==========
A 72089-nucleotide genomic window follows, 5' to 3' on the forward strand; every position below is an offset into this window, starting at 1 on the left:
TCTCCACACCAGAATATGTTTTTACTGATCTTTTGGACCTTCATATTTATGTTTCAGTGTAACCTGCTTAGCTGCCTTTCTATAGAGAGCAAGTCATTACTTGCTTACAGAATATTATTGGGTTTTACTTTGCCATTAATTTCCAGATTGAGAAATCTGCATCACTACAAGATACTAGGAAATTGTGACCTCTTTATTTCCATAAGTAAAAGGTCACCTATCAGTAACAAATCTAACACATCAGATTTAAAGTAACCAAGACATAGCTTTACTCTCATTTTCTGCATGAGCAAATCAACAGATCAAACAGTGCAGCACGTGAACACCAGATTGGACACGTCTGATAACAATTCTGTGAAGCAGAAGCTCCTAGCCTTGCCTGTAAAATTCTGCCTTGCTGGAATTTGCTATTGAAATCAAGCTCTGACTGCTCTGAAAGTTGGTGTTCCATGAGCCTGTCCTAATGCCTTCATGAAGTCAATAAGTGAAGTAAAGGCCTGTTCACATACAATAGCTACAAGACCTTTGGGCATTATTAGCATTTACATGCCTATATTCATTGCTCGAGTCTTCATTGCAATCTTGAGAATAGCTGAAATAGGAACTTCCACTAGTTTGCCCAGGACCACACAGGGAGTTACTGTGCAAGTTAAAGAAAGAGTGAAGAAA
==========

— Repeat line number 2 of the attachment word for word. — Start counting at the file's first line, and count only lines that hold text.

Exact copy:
TCTCCACACCAGAATATGTTTTTACTGATCTTTTGGACCTTCATATTTATGTTTCAGTGTAACCTGCTTAGCTGCCTTTCTATAGAGAGCAAGTCATTACTTGCTTACAGAATATTATTGGGTTTTACTTTGCCATTAATTTCCAGATTGAGAAATCTGCATCACTACAAGATACTAGGAAATTGTGACCTCTTTATTTCCATAAGTAAAAGGTCACCTATCAGTAACAAATCTAACACATCAGATTTAAAGTAACCAAGACATAGCTTTACTCTCATTTTCTGCATGAGCAAATCAACAGATCAAACAGTGCAGCACGTGAACACCAGATTGGACACGTCTGATAACAATTCTGTGAAGCAGAAGCTCCTAGCCTTGCCTGTAAAATTCTGCCTTGCTGGAATTTGCTATTGAAATCAAGCTCTGACTGCTCTGAAAGTTGGTGTTCCATGAGCCTGTCCTAATGCCTTCATGAAGTCAATAAGTGAAGTAAAGGCCTGTTCACATACAATAGCTACAAGACCTTTGGGCATTATTAGCATTTACATGCCTATATTCATTGCTCGAGTCTTCATTGCAATCTTGAGAATAGCTGAAATAGGAACTTCCACTAGTTTGCCCAGGACCACACAGGGAGTTACTGTGCAAGTTAAAGAAAGAGTGAAGAAA